Matt Weiner wrote:Obviously there's going to be things in some rounds but not others; every tournament will have more then zero Latin American history questions, while no tournament will have one in every round. To reject making rounds as consistent as possible because it's not realistic to make them perfectly consistent is Westbrookian in its use of idealism discovered five minutes ago as grounds for refusal to address the actual argument.
I think there are more things we can do, including making sure that social science within a round breaks down in some sort of logical way (perhaps among laboratory vs. speculative disciplines, just to throw out an idea).
Okay, so we all agree there are some coherent categories ("Latin American history" or "earth science" seem like fine examples) that should get some questions per tournament, but generally less than one question per packet. In the case of things like Latin American history and earth science we've packaged them with some other things that should get less than one question per packet (like "Asian history" and "computer science") and with things that should consistently get more than one question per packet (like "American history" and "physics"). Most of our packaging choices make sense from an academic standpoint, but if (as I believe) the primary purpose of the packaging is to help deal with cases like Latin American history and earth science where treating these topics as top-level categories in the distribution would lead to systematic misrepresentation in tournament sets, then what's the objection to something like "2/2 social science + geography, with a maximum of 1/1 geography in that 2/2"? Yes, it means that some rounds have more geography than other rounds. Is there some reason to think that that's particularly worse than having some rounds with more earth science than other rounds?
I don't think "making rounds as consistent as possible" is the primary goal we should be setting for ourselves. For a packet submission tournament, I think it makes more sense to start by setting a fair amount of the 20/20 distribution (e.g. start with at least 4/4 each of literature, history, science, 2/2 each of fine arts and RMP, etc.), then leave some wiggle room--which we currently do by leaving space for some "your choice" in the first 20/20--which the editors can fill based on various criteria (which remaining questions in the submissions seem strongest, which questions cover topics that seem under-represented in the rest of the set, etc.). If that means that some rounds have 8 literature questions and others have 9, or that some rounds have 6 fine arts and others have 5, I think that's fine. As long as the amount of leeway doesn't creep too high and people are given fair warning on how much leeway to expect I don't see a problem. Producing stronger packet-submission sets by giving editors a little more choice on which questions to use seems more worthwhile to me than setting things up so that teams can regularly predict the topic of tossup 20 after hearing tossup 19.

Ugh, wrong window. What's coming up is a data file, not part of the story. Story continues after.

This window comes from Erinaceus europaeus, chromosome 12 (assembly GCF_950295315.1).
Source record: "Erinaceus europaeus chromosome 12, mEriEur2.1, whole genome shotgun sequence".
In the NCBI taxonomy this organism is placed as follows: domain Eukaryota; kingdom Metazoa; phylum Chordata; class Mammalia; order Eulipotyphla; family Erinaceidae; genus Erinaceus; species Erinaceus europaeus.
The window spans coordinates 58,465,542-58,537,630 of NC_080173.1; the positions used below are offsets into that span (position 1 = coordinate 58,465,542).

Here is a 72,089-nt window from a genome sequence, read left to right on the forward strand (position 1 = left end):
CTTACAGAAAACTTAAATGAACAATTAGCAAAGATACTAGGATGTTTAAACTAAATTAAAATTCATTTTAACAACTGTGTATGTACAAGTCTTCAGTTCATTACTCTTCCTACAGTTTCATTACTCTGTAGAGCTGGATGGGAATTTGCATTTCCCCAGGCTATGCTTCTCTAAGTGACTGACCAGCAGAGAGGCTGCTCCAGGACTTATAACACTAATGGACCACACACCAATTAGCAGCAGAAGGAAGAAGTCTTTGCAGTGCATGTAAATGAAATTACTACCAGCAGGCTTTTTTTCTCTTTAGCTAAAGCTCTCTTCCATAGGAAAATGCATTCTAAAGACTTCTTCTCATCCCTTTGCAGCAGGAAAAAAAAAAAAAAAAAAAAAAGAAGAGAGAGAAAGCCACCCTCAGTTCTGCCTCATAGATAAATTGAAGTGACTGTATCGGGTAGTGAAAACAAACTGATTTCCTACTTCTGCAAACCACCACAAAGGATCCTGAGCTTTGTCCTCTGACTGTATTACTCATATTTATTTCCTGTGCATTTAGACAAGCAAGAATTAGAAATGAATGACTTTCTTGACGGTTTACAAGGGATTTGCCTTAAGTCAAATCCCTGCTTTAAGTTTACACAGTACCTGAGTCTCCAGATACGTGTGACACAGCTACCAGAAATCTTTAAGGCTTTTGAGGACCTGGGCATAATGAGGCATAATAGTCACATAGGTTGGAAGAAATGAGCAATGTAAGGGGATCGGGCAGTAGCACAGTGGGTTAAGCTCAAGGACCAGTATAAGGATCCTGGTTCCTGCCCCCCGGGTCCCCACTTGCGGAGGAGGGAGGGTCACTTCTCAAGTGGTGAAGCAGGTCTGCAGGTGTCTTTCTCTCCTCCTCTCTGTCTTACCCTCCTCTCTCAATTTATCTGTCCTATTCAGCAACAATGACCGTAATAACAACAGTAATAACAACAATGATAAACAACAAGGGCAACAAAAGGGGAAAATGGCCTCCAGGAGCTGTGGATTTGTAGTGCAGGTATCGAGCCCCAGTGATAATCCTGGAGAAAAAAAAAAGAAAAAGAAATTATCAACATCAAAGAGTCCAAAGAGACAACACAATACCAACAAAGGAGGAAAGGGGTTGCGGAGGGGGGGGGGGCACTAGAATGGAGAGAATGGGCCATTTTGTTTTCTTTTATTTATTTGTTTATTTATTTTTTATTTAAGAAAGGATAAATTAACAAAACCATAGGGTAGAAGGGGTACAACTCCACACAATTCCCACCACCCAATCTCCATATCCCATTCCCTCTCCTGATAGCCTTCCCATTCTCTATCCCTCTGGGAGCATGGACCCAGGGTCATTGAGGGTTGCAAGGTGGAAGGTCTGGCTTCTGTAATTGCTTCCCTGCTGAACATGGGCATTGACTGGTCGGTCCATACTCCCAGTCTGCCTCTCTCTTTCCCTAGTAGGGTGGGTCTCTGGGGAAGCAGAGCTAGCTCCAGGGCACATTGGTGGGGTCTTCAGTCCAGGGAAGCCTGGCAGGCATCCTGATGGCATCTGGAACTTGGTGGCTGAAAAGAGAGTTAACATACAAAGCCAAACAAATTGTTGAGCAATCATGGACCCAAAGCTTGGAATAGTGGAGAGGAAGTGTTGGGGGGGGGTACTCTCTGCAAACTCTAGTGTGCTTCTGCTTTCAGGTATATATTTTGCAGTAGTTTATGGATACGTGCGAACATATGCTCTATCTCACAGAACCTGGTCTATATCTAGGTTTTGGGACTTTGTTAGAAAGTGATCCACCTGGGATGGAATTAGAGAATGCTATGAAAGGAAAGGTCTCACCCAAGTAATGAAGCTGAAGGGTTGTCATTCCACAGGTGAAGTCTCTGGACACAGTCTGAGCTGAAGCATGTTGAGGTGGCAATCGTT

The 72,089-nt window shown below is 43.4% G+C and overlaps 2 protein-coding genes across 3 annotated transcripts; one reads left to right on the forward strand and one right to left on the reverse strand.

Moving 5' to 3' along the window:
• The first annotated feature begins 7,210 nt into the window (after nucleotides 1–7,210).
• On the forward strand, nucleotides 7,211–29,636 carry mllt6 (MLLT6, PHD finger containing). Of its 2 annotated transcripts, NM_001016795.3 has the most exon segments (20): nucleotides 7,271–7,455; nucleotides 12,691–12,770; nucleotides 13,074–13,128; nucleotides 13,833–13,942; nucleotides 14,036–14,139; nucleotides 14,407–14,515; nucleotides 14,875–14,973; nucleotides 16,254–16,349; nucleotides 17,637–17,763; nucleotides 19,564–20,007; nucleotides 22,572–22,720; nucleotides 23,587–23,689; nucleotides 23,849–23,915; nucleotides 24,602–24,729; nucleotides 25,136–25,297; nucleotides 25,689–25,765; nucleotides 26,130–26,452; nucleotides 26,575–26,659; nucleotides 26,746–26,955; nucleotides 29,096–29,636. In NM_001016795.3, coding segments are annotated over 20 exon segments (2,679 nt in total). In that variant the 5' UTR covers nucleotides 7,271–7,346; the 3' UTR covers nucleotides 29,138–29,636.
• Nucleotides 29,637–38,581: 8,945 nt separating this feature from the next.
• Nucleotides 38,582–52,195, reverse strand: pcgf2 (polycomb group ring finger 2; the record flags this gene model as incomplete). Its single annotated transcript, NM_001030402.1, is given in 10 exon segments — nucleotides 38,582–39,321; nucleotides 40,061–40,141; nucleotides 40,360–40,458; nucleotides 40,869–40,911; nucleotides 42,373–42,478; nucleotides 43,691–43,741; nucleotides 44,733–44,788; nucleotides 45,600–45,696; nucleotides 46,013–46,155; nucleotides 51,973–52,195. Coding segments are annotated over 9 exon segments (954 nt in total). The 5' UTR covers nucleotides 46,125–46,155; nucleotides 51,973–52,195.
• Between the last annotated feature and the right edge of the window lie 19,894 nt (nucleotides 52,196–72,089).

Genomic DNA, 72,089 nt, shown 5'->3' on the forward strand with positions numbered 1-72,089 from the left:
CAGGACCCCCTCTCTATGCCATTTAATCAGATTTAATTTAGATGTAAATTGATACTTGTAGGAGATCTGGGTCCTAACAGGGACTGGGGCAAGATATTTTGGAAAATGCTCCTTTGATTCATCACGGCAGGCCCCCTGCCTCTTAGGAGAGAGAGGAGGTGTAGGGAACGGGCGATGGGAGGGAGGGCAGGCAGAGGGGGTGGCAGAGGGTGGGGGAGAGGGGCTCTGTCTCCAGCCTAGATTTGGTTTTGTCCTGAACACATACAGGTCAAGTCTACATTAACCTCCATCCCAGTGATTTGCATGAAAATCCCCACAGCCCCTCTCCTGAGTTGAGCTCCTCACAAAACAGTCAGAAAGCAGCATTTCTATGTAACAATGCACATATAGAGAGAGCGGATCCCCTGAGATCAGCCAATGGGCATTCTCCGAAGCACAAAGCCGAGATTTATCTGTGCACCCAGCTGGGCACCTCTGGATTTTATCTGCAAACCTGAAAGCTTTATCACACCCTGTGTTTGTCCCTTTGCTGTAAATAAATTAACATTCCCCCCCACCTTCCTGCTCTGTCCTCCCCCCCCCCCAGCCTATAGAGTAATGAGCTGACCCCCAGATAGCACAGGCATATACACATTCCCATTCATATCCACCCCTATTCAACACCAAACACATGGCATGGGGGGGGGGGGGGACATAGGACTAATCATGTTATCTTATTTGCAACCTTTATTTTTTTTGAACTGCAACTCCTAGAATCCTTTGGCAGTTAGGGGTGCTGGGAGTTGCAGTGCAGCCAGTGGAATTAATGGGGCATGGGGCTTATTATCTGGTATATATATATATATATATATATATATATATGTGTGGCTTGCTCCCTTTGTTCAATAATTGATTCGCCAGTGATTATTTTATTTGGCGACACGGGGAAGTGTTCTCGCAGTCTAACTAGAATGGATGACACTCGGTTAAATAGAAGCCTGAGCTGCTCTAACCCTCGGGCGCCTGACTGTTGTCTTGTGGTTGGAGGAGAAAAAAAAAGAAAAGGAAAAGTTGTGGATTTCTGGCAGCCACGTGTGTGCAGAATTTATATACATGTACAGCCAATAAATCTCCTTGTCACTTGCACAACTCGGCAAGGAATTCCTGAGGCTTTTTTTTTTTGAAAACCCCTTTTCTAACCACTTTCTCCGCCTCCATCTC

To be clear: I think the ACF distribution (as it's listed here
) gives some leeway per round, but I would like to see it move towards giving a little more leeway in the first 20/20.
Magister Ludi wrote:I agree with Matt here. I understand that when you're editing a packet submission tournament it is unrealistic to try to guarantee a perfect distribution, but I think it is admirable to try to get as close to this ideal as possible... I feel like it is the responsibility of the head editor to ensure that there is a bare minimum of certain sub-categories over the course of the tournament.
I'm not sure you do agree with Matt, but perhaps I'm misreading Matt's post or your post (or both). From what you wrote, I would guess that you're fine with some leeway in the round-to-round distribution if it helps move a set closer to the hypothetical perfect distribution. My impression is that Matt finds at least some forms of leeway unacceptable--for instance, if the ideal number of geography questions per tournament averages out to 1.75 questions per packet, my impression is that Matt would rather see 1/1 geography in every round than have a set with 1/1 geography in 3/4 of the rounds and 1 geography in the other 1/4, and my impression is that you would go the other way.